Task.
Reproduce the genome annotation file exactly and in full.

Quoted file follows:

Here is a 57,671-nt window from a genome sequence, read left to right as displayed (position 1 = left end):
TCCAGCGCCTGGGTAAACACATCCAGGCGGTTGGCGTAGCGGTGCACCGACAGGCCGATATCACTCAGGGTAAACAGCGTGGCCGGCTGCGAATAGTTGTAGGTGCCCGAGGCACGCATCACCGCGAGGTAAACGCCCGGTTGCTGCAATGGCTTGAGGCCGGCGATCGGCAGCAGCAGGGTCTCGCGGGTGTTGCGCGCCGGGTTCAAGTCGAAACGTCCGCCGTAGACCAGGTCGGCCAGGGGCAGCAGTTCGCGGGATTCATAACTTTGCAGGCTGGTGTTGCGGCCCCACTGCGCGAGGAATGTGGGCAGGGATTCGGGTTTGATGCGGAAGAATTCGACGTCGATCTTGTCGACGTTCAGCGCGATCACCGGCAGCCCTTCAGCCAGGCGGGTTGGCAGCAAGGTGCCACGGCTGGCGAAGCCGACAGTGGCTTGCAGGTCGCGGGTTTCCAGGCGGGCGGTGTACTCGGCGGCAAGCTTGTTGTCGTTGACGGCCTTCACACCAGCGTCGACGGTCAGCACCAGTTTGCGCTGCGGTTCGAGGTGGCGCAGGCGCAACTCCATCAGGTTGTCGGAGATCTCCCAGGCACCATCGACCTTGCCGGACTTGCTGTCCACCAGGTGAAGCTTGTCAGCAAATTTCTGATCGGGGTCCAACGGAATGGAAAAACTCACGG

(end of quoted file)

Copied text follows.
Here is a 57,671-nt window from a genome sequence, read left to right as displayed (position 1 = left end):
TCCAGCGCCTGGGTAAACACATCCAGGCGGTTGGCGTAGCGGTGCACCGACAGGCCGATATCACTCAGGGTAAACAGCGTGGCCGGCTGCGAATAGTTGTAGGTGCCCGAGGCACGCATCACCGCGAGGTAAACGCCCGGTTGCTGCAATGGCTTGAGGCCGGCGATCGGCAGCAGCAGGGTCTCGCGGGTGTTGCGCGCCGGGTTCAAGTCGAAACGTCCGCCGTAGACCAGGTCGGCCAGGGGCAGCAGTTCGCGGGATTCATAACTTTGCAGGCTGGTGTTGCGGCCCCACTGCGCGAGGAATGTGGGCAGGGATTCGGGTTTGATGCGGAAGAATTCGACGTCGATCTTGTCGACGTTCAGCGCGATCACCGGCAGCCCTTCAGCCAGGCGGGTTGGCAGCAAGGTGCCACGGCTGGCGAAGCCGACAGTGGCTTGCAGGTCGCGGGTTTCCAGGCGGGCGGTGTACTCGGCGGCAAGCTTGTTGTCGTTGACGGCCTTCACACCAGCGTCGACGGTCAGCACCAGTTTGCGCTGCGGTTCGAGGTGGCGCAGGCGCAACTCCATCAGGTTGTCGGAGATCTCCCAGGCACCATCGACCTTGCCGGACTTGCTGTCCACCAGGTGAAGCTTGTCAGCAAATTTCTGATCGGGGTCCAACGGAATGGAAAAACTCACGG